What’s being done to speed up emergency response times in Osceola County

OSCEOLA COUNTY, Fla. — You don’t often think about it until you need it, but when an emergency happens the minutes count.

It’s been a concern for Osceola County residents for months. Again and again residents voiced concerns at public meetings and claimed that emergency response times were taking too long.


9 Investigates started looking into those claims two months ago. Our reporting discovered that even Osceola County Fire Rescue admits those response times are not where they need to be.

Osceola County resident Jillian Tejedo knows this all too well. On a summer day in 2018, Tejedo got a frantic call from her eldest daughter. Her then youngest, 2 year old Ava Tejedo, had slipped out of her yellow floatie on family pool day and wasn’t breathing.

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Through a Facetime call, she watched her husband immediately start CPR on her daughter while she rushed home from work. Tejedo knew it was about a 30-minute commute through traffic to get to her daughter’s side.

“I pulled in right behind the ambulance. They had just gotten there,” said Tejedo.

Records from the Osceola County Fire Rescue show a crew got to Ava 9 minutes after the 911 call came in.

But it took more than 20 minutes for patient transport to arrive at the scene. An ambulance had be called in all the way from Orange County because the Osceola County Rescue was on another call.

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While Tejedo says Ava is lucky to be alive today, that day four years ago is still a reminder of how far help can be.

“All anyone knows to do in an emergency is call 911. And if they cannot help us, it’s like, you know, it’s just terrifying,” said Tejedo.

The Osceola County Professional Firefighters Union believes slow response times could cost people their lives. Union President Shawnathon Perkins says firefighters are stretched thin. He believes the county needs to prioritize investing in more fire stations and more rescue vehicles.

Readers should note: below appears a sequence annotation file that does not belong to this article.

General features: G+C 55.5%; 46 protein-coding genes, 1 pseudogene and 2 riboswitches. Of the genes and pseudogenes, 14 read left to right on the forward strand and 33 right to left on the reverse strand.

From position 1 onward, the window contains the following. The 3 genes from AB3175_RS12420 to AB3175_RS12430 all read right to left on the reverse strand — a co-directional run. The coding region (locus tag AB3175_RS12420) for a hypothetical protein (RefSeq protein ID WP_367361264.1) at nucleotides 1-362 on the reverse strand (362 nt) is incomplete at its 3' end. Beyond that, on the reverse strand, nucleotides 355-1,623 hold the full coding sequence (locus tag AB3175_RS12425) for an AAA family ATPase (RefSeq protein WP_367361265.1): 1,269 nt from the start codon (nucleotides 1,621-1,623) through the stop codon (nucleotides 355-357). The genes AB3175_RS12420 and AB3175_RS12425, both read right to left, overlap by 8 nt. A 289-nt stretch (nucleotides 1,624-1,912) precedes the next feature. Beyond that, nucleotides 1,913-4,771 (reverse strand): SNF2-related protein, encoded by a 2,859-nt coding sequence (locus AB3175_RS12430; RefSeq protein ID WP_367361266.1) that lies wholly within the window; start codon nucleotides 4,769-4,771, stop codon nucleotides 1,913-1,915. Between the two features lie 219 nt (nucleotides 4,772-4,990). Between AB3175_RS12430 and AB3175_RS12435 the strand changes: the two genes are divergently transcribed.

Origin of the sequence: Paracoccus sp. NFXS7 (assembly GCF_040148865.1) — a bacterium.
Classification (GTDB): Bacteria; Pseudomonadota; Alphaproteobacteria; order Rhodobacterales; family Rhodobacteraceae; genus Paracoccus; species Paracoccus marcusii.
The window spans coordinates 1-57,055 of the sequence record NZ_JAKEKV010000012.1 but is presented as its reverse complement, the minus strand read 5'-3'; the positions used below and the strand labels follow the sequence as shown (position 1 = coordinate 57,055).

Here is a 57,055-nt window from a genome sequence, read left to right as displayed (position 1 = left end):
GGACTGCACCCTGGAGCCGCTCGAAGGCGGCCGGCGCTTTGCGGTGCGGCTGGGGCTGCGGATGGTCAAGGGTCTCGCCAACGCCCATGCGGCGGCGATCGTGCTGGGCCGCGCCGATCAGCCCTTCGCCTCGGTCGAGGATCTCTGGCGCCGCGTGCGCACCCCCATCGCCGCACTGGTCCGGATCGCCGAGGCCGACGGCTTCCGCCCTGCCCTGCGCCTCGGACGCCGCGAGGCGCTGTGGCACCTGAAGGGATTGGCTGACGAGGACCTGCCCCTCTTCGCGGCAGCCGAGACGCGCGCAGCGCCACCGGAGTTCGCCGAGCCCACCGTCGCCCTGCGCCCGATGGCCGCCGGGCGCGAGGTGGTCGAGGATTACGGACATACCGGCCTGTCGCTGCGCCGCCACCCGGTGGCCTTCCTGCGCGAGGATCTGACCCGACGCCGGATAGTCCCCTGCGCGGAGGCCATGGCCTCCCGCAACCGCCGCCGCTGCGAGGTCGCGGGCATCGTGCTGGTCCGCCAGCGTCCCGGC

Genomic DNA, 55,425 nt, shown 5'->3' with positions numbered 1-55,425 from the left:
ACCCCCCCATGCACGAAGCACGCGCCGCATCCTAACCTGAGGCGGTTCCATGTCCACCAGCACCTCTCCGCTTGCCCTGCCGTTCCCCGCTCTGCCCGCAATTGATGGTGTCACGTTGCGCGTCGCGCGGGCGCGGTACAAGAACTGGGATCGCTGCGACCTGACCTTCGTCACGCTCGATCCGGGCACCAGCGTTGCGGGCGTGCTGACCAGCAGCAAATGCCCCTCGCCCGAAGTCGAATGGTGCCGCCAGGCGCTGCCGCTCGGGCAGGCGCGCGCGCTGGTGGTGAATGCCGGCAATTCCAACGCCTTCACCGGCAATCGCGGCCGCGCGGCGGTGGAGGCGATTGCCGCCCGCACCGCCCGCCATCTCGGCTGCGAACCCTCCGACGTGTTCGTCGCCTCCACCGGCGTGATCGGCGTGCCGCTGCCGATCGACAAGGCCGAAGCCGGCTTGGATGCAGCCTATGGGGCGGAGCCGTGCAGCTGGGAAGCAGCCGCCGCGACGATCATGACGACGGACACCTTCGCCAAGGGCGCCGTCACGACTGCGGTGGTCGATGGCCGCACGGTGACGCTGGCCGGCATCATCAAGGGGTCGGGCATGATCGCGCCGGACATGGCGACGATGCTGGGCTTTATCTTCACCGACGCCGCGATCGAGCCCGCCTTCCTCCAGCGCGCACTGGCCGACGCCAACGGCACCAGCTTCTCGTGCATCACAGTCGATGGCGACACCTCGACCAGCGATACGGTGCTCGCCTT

Perkins notes long response times put lives at risk especially when it comes to things like heart attacks and strokes.

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“Your outcome of getting better, significantly decreases the longer it takes for you to get to that hospital,” said Perkins.

9 Investigates wanted to see what the data showed. We collected data on emergency medical calls at five different Osceola County Fire Stations for the month of February. The stations we selected covered the north, south, east and west sides of the county.

At all five stations, there were calls where patients had to wait more than 20 minutes for an ambulance to arrive.

Station 65′s data shows a patient reporting heart problems waited 24 minutes for an ambulance. Same for station 62 where someone convulsing waited over 24 minutes. For station 71 another person reporting a hemorrhage waited more than 27 minutes.

We took our findings to the Osceola County Fire Chief Larry Collier.

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Collier points out that in most of these cases, an Advance Life Support truck did get to the scene before the rescue ambulance arrived.

“The most important part is getting ALS care on scene,” said Collier.

He says at least one Advance Life Support engine gets to a patient in under 9 minutes on just over half of all 911 calls. But the goal is meeting an 8 minute and 30 second benchmark on 70 percent of calls.

According to Collier, the county has a plan to meet that goal. That plan, is playing catch-up to the county’s rapid growth.

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In 2012, a report noted the county would need to replace 8 stations and build 18 new ones by 2040. But that is still a work in progress.

“It’s just a slow process, when you’re as far behind as we are, we have the existing needs. And now we’re dealing with new arriving needs, " said Collier.

Since Collier became chief in 2019, the county has broken ground on two new stations which will be up and running by this summer. That includes station 67 which will be right next to the Austin-Tindall Sports Complex, and station 45 which will be coming to Calypso Cay Way.

“You see a chain developing as we add these stations in between the gaps and that’s what’s going to help reduce the overall travel time,” said Collier.

But time is precious especially when second feels like hours. That new Austin Tindall station would have responded to Tejedo’s call 4 years ago.

Tejedo says she heard that the new station was coming immediately after her daughter’s near drowning in 2019, but four years later and that station is still not up and running. She thinks improving response times should be a bigger priority.

“A lot of people don’t even think about this unless something happens to them,” said Tejedo, " In a true emergency EMS responding with a good time is everything to that patient.”

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